Update on the GP software vendor panel
This article first appeared in the May 2012 edition of Pulse+IT Magazine.
This article provides brief updates from seven software vendors who develop solutions for the primary care market. The article assumes basic knowledge of the Healthcare Identifiers Service.
With funding support from government, a ‘GP Vendor Panel’ was convened to incentivise software developers to create interfaces to the PCEHR, and in doing so, ensure practices will have access to ‘PCEHR-enabled’ versions of their existing practice software.
The panel initially comprised Best Practice, iSoft (now CSC’s Healthcare Group), Medtech Global and Zedmed. Genie Solutions and Communicare Systems were later added to the panel in reflection of their relevance in various Wave 2 pilot projects and their leading positions in the specialist and indigenous health software markets respectively.
Notably absent from this initial vendor cohort was Health Communication Network (HCN), however it is believed the dominant supplier of clinical software to Australian general practice has since been engaged by government to undertake a similar program of work to that of the vendor panel.
While many of the aforementioned software developers retail solutions to other parts of the health sector, for general practices particularly, the work of the vendor panel is of increasing importance – the government’s 2012-2013 budget has indicated that practices may be required to use PCEHR-enabled software to continue to access eHealth PIP payments from February 2013.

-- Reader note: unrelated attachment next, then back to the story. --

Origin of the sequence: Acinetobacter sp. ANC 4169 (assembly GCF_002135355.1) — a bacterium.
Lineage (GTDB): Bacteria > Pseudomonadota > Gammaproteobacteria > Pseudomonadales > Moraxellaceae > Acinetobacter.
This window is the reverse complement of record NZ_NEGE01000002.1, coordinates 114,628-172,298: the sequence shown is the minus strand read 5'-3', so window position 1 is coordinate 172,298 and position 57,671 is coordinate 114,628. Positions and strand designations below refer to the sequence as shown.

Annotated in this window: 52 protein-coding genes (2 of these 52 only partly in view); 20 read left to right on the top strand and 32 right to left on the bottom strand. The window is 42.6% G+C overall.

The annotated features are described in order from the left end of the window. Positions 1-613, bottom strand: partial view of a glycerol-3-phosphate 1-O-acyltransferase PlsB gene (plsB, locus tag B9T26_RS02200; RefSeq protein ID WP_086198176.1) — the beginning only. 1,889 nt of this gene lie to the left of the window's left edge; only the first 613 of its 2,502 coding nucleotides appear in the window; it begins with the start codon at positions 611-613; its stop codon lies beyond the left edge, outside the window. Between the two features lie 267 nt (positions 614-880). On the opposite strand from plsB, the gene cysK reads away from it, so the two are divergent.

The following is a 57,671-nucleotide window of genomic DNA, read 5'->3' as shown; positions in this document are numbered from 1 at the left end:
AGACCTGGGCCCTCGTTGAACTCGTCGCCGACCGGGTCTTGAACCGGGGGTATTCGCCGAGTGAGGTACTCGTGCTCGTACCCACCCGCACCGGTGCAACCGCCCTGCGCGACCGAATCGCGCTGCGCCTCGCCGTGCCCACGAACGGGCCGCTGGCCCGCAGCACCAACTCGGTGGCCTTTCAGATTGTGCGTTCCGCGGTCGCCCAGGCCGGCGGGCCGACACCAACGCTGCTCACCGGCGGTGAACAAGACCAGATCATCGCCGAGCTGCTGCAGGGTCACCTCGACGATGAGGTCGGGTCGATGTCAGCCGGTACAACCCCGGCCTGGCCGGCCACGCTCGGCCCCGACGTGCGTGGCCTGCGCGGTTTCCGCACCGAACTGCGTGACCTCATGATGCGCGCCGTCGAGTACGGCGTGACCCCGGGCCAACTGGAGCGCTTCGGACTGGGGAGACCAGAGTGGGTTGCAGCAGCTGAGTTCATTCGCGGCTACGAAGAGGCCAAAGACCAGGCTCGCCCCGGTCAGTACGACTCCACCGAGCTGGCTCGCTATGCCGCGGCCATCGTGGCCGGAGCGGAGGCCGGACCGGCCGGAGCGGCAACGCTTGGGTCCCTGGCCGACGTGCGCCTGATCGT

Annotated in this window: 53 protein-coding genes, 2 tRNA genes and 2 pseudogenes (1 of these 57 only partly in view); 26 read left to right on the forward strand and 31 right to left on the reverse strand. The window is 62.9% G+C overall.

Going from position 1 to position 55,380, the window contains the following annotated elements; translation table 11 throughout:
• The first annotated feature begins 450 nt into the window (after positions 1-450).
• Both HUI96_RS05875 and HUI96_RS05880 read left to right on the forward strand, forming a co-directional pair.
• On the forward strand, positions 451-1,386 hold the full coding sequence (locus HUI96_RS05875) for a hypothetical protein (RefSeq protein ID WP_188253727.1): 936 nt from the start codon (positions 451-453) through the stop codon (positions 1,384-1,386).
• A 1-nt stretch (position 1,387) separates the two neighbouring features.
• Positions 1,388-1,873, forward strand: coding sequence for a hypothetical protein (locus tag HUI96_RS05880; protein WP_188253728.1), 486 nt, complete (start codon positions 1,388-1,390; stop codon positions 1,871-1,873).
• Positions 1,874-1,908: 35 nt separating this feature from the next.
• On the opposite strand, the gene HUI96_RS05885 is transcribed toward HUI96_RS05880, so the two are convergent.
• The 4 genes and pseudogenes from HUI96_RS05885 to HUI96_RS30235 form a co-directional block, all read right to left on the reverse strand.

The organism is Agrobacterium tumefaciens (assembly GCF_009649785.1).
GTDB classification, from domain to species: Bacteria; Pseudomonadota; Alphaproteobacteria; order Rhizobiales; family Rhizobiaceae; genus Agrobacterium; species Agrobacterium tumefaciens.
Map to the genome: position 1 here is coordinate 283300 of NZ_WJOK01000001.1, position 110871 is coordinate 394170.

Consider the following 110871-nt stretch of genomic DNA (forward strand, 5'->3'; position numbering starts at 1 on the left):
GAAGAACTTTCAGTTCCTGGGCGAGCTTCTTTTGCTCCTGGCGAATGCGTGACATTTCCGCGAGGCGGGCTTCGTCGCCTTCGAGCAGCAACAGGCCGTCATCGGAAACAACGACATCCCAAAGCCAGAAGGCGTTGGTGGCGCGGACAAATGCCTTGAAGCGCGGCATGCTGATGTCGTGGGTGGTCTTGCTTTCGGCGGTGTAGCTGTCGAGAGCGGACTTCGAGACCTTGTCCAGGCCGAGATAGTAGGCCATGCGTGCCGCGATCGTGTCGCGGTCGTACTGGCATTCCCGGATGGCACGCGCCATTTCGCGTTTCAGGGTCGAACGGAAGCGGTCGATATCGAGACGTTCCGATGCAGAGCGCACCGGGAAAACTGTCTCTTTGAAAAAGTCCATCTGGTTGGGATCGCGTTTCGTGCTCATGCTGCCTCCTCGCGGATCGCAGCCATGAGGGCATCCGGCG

While this may cause some practices a measure of concern, it should be noted that previous eHealth and IT/IM PIP criteria have been anything but strongly worded. In fact if history serves as a useful guide, it may well eventuate that a vague ‘intention’ to interact with the PCEHR may qualify a practice for incentive payments, at least while the national record system is in a fledgling state.
Despite the uncertainty relating to general practice incentives and the shifting project arrangements software developers are having to navigate on the eve of the PCEHR’s launch, it remains both prudent and timely for practices to start to increase their knowledge of the work being undertaken by their software supplier as it pertains to the HI Service and the PCEHR.
In consultation with their software vendor and IT support professionals, it may be that organisations should consider upgrading to recent versions of their software with a view to better familiarising themselves with the currently included functionality in advance of the launch of the PCEHR.